Inside View: ABN Amro Bank
Dutch bank an example of largest lenders warming to innovation
ABN Amro, the Dutch bank that was valued at €16.7 billion during its IPO this month, is an example of the biggest banks that are warming to innovation.
Last year it announced plans cut up to 1,000 jobs in its retail bank and invest significantly in its digital platform. But the lender is keen to recruit once more and business schools are a key talent pipeline.
ABN Amro said it will spend $187 million on improving customer transactions online and by mobile phone by 2018. Its mobile banking app was used more than 54 million times in June this year alone.
ABN Amro also joined the ranks of banks investing in start-ups that can help accelerate its digital transformation, setting up this year a €10 million Digital Impact Fund.
It is also exploring the bitcoin blockchain technology through its Innovation Center.
How important are business schools as a talent pipeline to the bank?
Business schools and universities are important to us when it comes to hiring new potential talent. We are constantly looking for new talent.
We closely work together with several schools and universities.
Graduates do not always automatically think of a bank as an employer…. Most of them are surprised about the opportunities ABN Amro offers when it comes to personal development, career opportunities and challenges.
Can the financial services industry move fast enough to avoid being overtaken by digital challengers?
ABN Amro continues to invest in the ongoing development of our digital services and we are also working closely with our clients on their mobile banking. We invest €850 million in order to keep our system state of the art, safe, stable and agile.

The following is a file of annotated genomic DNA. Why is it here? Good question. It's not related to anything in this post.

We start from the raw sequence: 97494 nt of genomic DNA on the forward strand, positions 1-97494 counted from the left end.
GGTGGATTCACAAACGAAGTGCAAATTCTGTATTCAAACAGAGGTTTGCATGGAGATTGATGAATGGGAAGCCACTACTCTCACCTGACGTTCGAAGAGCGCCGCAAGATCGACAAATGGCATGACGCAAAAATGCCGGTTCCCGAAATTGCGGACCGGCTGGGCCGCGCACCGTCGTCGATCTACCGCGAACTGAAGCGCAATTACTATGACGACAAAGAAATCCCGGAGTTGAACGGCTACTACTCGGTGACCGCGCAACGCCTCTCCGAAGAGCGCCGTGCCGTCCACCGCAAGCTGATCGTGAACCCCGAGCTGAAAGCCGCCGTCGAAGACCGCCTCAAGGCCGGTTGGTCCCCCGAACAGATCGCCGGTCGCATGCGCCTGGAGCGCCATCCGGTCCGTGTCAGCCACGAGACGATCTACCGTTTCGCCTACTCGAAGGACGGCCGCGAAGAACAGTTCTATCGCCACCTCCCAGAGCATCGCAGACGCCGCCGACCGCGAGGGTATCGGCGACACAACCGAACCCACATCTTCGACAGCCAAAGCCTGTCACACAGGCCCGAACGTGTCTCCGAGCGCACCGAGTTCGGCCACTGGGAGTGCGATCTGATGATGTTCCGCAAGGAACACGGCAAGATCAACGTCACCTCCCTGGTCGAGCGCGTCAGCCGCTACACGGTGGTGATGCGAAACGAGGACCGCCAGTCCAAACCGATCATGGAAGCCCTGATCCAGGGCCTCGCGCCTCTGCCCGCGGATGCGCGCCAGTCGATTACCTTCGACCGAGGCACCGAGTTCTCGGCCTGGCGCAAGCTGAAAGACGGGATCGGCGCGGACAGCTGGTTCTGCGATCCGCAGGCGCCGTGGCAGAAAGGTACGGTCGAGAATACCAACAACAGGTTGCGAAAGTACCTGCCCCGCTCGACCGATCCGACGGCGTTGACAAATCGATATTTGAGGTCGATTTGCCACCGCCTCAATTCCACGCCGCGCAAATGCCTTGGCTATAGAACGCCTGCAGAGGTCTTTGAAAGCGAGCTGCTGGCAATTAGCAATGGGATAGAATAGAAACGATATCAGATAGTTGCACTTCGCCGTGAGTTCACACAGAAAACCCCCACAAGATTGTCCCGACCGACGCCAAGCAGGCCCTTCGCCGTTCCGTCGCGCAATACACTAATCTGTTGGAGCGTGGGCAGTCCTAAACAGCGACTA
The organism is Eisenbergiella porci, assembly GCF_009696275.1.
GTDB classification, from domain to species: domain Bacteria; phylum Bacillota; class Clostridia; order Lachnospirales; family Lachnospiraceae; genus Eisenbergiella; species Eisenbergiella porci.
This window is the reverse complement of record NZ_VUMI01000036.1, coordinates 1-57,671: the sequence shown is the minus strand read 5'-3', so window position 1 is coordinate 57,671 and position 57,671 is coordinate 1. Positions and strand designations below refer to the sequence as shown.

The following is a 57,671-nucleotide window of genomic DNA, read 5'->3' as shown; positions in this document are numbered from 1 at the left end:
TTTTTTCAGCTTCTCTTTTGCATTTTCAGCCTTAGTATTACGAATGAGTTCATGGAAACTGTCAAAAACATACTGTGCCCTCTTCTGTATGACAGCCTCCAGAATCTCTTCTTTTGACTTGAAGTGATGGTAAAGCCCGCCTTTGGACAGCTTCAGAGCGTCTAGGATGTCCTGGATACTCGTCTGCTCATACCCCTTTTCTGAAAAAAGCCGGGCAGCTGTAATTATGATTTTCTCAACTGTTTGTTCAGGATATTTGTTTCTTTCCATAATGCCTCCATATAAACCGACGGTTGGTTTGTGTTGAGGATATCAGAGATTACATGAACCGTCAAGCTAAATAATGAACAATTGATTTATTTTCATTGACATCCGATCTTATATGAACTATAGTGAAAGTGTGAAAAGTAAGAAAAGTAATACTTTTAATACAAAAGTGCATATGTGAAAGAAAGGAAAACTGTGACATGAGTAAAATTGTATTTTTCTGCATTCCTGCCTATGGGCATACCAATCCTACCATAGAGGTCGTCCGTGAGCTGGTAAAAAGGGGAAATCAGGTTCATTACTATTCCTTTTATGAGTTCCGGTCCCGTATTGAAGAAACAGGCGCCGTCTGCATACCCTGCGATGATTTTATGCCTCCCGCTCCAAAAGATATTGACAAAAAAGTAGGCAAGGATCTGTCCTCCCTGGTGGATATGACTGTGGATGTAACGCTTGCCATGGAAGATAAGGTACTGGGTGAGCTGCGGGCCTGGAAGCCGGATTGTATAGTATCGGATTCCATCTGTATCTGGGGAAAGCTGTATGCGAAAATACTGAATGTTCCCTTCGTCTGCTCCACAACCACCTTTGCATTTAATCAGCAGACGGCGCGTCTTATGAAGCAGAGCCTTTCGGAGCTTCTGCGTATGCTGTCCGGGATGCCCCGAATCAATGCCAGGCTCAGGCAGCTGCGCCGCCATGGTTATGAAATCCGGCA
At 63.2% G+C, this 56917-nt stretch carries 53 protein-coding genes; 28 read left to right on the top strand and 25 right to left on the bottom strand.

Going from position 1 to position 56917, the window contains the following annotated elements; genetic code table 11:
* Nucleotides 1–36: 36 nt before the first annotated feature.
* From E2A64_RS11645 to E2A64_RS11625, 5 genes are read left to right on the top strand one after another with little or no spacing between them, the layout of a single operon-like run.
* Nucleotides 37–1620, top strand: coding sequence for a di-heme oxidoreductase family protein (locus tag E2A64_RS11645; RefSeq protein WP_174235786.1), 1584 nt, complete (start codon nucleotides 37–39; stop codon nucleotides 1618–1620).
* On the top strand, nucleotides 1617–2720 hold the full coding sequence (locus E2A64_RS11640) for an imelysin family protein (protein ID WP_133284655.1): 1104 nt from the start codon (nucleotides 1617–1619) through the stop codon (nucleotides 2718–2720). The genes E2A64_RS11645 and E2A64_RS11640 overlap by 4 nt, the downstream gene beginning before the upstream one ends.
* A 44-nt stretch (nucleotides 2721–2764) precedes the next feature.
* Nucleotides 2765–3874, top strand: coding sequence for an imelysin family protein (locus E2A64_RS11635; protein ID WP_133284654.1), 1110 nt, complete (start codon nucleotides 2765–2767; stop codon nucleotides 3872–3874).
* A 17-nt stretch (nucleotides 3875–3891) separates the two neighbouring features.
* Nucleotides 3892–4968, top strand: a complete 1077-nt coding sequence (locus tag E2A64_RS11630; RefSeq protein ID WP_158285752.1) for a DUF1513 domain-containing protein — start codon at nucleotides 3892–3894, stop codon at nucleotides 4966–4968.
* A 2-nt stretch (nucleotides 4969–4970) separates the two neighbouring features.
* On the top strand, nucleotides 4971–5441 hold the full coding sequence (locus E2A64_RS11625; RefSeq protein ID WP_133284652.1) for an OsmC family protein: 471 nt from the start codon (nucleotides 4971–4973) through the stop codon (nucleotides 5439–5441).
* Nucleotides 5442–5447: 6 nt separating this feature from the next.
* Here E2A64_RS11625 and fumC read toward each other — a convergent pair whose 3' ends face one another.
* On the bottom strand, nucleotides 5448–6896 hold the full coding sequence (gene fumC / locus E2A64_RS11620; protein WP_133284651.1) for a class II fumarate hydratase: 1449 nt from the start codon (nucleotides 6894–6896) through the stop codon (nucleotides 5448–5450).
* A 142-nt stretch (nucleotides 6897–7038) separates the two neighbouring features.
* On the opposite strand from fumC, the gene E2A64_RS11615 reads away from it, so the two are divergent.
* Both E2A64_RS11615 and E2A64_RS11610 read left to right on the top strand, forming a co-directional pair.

On the other hand, constructing full-service banking infrastructure and a network is complicated. Technology is one reason, comprehensive regulation another.
Will mobile banking at some point become the dominant way we access our accounts?
The rise of the smartphone has resulted in fundamental changes in consumer behaviour. Clients are connected around the clock and want businesses to adapt their services accordingly. They’re used to being informed proactively about important matters.
Digitization is increasingly important in daily life. For example, our mobile banking app helps satisfy our clients’ wish for real-time information about their finances. It enables them to manage their money more effectively. The ABN Amro mobile banking app….Was used over 54 million times in June 2015 and the number of log-ins via the app is now three times as high as the number via desktop internet banking.
But we believe in the balance between digital/mobile and personal advice - that is why we invest both in the further improvement of our offices, where customers can come for more services, in combination with further investment in mobile technology.
Is finding the talent to deal with new digital services a challenge?
Because our customers are banking more and more [through] digital, and regulation and supervision have tightened up, we are now looking especially for IT, compliance and legal professionals.
ABN Amro has therefore chosen a new approach and method of recruitment aimed at accessing these target groups: 1-on-1 [interviews], social media, [and] campus recruitment models. This approach works: our recent campaign led to an increase in the influx of scarce IT professionals.
Banks have vast amounts of data about consumer transactions and spending habits. What potential do you see for the use of data to improve services?
ABN Amro uses customer data primarily for advising customers on their personal financial matters. [And] for example, [in] the fight against crime/fraud.
There have been large-scale data breaches. How much of a focus is cyber security in light of attacks?
Security is a top priority for ABN Amro. We work hard every day to maintain and improve our systems and processes in order to establish an online banking environment that is available, safe and secure at all times.
ABN Amro has extensive security methods and technologies in place to protect the transactions and details that are transmitted over the internet, but no system can ever be guaranteed as 100% safe.
Rapidly advancing technology and the open nature of the internet, for example, make it difficult to achieve watertight security.